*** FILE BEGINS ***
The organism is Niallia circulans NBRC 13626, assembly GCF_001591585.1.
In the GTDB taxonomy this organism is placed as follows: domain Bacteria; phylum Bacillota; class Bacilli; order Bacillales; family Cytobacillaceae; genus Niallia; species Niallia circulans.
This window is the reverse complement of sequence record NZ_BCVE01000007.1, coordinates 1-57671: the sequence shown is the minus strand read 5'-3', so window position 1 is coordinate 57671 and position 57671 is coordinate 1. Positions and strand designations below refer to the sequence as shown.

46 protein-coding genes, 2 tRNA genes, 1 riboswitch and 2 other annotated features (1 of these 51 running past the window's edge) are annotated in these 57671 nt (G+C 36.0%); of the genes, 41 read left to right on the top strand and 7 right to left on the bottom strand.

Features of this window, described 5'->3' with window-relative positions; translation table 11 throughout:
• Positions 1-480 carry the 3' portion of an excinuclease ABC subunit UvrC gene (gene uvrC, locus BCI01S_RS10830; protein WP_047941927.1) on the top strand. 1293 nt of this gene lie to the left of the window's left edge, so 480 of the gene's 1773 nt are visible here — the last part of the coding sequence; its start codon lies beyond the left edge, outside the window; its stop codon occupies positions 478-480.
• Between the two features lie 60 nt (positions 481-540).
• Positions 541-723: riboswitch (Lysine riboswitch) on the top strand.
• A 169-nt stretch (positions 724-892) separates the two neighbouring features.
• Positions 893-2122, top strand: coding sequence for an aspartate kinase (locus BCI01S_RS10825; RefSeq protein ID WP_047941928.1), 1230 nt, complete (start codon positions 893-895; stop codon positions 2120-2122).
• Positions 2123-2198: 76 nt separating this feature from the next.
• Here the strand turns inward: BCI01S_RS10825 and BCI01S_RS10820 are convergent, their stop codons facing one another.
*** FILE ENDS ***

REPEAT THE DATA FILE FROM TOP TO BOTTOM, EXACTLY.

The organism is Niallia circulans NBRC 13626, assembly GCF_001591585.1.
In the GTDB taxonomy this organism is placed as follows: domain Bacteria; phylum Bacillota; class Bacilli; order Bacillales; family Cytobacillaceae; genus Niallia; species Niallia circulans.
This window is the reverse complement of sequence record NZ_BCVE01000007.1, coordinates 1-57671: the sequence shown is the minus strand read 5'-3', so window position 1 is coordinate 57671 and position 57671 is coordinate 1. Positions and strand designations below refer to the sequence as shown.

46 protein-coding genes, 2 tRNA genes, 1 riboswitch and 2 other annotated features (1 of these 51 running past the window's edge) are annotated in these 57671 nt (G+C 36.0%); of the genes, 41 read left to right on the top strand and 7 right to left on the bottom strand.

Features of this window, described 5'->3' with window-relative positions; translation table 11 throughout:
• Positions 1-480 carry the 3' portion of an excinuclease ABC subunit UvrC gene (gene uvrC, locus BCI01S_RS10830; protein WP_047941927.1) on the top strand. 1293 nt of this gene lie to the left of the window's left edge, so 480 of the gene's 1773 nt are visible here — the last part of the coding sequence; its start codon lies beyond the left edge, outside the window; its stop codon occupies positions 478-480.
• Between the two features lie 60 nt (positions 481-540).
• Positions 541-723: riboswitch (Lysine riboswitch) on the top strand.
• A 169-nt stretch (positions 724-892) separates the two neighbouring features.
• Positions 893-2122, top strand: coding sequence for an aspartate kinase (locus BCI01S_RS10825; RefSeq protein ID WP_047941928.1), 1230 nt, complete (start codon positions 893-895; stop codon positions 2120-2122).
• Positions 2123-2198: 76 nt separating this feature from the next.
• Here the strand turns inward: BCI01S_RS10825 and BCI01S_RS10820 are convergent, their stop codons facing one another.